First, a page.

Tuesday, December 11, 2012

Knowledge is Mandatory: The Bad Side of DIY Home Renovations

While working on your home, chemical exposure can be a serious danger. Many homeowners don't realize when getting into a DIY project that safety should the first priority rather than immediately jumping into a renovation. For DIY home renovations in structures built before 1975, the risks are even greater. Many homes during this time used materials made of asbestos. While undisturbed, intact asbestos is not particularly harmful, when these materials degrade or crumble, they release fibers, which are then breathed into the lungs and can lead to mesothelioma. Remaining knowledgeable and taking the necessary precautions helps DIY homeowners protect themselves and family members.

What is Asbestos?

Asbestos is a widely used mineral-based material that resists heat and corrosion. While released into the air can be silken or rough, much of the fibers cannot be scene with the naked eye alone. These are the types of fibers that can cause serious damage to the human body. Exposure to asbestos leads to the scarring of human lung tissue and can result in mesothelioma, a deadly cancer that affects the lining of the lungs and abdomen. It can also cause lung cancer and cancers of the esophagus. When working around older homes which include blow-in insulation, vinyl flooring, certain types of linoleum, HVAC dust insulation, siding materials, plaster and other common asbestos materials, you should always wear safety gear and contact a professional to remove exposed areas.

How to Protect Yourself Against Asbestos
If you're not sure what kind of materials you're working with, the first thing you should do is wear a respirator that covers your mouth and nose. In addition, you may want to wear safety goggles, gloves, heavy-duty clothing and boots. However, if you think that any part of your home may be infected with asbestos, the best thing is to have your home tested and monitored for asbestos. The inspector will give you a list of results, including recommendations on repair or removal. The process of removing asbestos is very controlled and careful, as disturbing asbestos can lead to more harm.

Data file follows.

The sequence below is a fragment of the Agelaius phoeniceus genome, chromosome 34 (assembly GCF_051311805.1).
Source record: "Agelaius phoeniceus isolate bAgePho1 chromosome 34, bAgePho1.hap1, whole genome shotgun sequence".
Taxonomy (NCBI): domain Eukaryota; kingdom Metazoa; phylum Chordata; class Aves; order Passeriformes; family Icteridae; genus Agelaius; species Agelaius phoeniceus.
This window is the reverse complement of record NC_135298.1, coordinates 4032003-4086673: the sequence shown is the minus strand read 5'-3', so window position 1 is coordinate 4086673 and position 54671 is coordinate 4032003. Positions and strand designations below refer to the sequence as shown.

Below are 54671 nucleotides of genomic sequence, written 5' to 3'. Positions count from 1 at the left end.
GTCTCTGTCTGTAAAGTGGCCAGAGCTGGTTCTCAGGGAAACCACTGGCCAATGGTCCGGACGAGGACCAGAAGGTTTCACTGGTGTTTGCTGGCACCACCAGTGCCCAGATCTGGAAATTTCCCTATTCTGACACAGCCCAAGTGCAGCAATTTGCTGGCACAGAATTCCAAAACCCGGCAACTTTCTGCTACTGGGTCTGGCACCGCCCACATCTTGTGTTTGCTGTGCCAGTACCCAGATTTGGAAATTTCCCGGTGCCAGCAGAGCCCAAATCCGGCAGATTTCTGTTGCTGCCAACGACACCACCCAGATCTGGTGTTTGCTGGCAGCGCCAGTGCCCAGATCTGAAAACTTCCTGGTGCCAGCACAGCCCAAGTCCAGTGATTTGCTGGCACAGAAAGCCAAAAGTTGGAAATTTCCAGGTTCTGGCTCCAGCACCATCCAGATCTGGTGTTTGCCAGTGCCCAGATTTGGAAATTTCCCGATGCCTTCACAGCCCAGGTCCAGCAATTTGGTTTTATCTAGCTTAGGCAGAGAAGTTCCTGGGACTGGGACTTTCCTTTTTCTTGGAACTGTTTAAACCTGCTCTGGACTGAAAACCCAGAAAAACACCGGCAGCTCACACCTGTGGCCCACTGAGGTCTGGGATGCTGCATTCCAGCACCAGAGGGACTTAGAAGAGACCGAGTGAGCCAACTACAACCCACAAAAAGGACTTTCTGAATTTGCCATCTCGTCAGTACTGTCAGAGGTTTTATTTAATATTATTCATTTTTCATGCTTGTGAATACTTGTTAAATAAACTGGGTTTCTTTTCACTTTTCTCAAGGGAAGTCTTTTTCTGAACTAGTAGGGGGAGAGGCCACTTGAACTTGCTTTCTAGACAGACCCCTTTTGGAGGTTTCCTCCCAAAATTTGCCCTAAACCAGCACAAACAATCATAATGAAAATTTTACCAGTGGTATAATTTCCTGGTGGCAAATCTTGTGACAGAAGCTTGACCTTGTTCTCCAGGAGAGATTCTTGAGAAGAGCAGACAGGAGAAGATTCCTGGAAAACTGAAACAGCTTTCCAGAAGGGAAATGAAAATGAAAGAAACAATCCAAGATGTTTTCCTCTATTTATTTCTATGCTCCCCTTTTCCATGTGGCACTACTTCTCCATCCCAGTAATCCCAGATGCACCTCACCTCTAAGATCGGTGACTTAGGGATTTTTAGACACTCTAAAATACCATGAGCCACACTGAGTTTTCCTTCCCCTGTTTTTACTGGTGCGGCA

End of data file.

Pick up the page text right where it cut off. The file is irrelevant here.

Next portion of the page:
How to Remove Chemically Exposed Materials
With materials like asbestos, you can't simply pick up the issue and move it outside. Asbestos fibers are not harmful if intact but when disturbed, they turn to powder fibers that can't be seen in the air, easily breathed in through the nostrils and affecting the lungs. That's why asbestos must be carefully sealed with the right coating or sealant and removed by professionals. When hiring a contractor for this kind of work, remember to check references and previous experience. Any asbestos materials left behind or not sealed correctly can lead to even greater harm to yourself and your family. 

Brian Turner has been working with the Mesothelioma Cancer Alliance as an environmental health and toxic substance safety advocate since June of 2007. Brian brings a tremendous amount of research and awareness experience in environmental health risks, environmental carcinogens, and green building expertise. Brian is very interested in all types of cars; his favorites are classic, muscle, and imports. Brian is commonly found playing and watching various sports with his friends.